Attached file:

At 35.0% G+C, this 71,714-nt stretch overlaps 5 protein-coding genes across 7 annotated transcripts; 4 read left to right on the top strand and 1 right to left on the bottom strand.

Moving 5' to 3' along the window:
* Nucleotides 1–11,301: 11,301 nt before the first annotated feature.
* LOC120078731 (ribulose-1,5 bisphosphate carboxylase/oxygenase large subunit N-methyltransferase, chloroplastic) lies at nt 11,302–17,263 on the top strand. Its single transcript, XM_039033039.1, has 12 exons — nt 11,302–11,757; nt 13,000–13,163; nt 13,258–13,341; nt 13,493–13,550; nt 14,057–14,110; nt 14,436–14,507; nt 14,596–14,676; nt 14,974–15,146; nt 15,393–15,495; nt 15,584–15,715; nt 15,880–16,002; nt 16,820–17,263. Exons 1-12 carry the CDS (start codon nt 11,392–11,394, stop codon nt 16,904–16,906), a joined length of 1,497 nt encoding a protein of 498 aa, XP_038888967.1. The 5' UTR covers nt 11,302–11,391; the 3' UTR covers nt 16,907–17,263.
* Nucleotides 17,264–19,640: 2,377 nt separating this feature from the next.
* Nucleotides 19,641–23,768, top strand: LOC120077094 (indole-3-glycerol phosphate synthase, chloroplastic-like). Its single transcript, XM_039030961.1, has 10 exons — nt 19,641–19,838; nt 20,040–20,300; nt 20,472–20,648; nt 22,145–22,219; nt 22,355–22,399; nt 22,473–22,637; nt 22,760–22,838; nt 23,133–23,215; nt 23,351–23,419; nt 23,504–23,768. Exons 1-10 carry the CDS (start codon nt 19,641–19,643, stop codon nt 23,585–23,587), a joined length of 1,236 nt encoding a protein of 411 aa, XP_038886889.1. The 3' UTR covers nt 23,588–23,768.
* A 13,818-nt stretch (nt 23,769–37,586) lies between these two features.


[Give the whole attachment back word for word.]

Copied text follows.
At 35.0% G+C, this 71,714-nt stretch overlaps 5 protein-coding genes across 7 annotated transcripts; 4 read left to right on the top strand and 1 right to left on the bottom strand.

Moving 5' to 3' along the window:
* Nucleotides 1–11,301: 11,301 nt before the first annotated feature.
* LOC120078731 (ribulose-1,5 bisphosphate carboxylase/oxygenase large subunit N-methyltransferase, chloroplastic) lies at nt 11,302–17,263 on the top strand. Its single transcript, XM_039033039.1, has 12 exons — nt 11,302–11,757; nt 13,000–13,163; nt 13,258–13,341; nt 13,493–13,550; nt 14,057–14,110; nt 14,436–14,507; nt 14,596–14,676; nt 14,974–15,146; nt 15,393–15,495; nt 15,584–15,715; nt 15,880–16,002; nt 16,820–17,263. Exons 1-12 carry the CDS (start codon nt 11,392–11,394, stop codon nt 16,904–16,906), a joined length of 1,497 nt encoding a protein of 498 aa, XP_038888967.1. The 5' UTR covers nt 11,302–11,391; the 3' UTR covers nt 16,907–17,263.
* Nucleotides 17,264–19,640: 2,377 nt separating this feature from the next.
* Nucleotides 19,641–23,768, top strand: LOC120077094 (indole-3-glycerol phosphate synthase, chloroplastic-like). Its single transcript, XM_039030961.1, has 10 exons — nt 19,641–19,838; nt 20,040–20,300; nt 20,472–20,648; nt 22,145–22,219; nt 22,355–22,399; nt 22,473–22,637; nt 22,760–22,838; nt 23,133–23,215; nt 23,351–23,419; nt 23,504–23,768. Exons 1-10 carry the CDS (start codon nt 19,641–19,643, stop codon nt 23,585–23,587), a joined length of 1,236 nt encoding a protein of 411 aa, XP_038886889.1. The 3' UTR covers nt 23,588–23,768.
* A 13,818-nt stretch (nt 23,769–37,586) lies between these two features.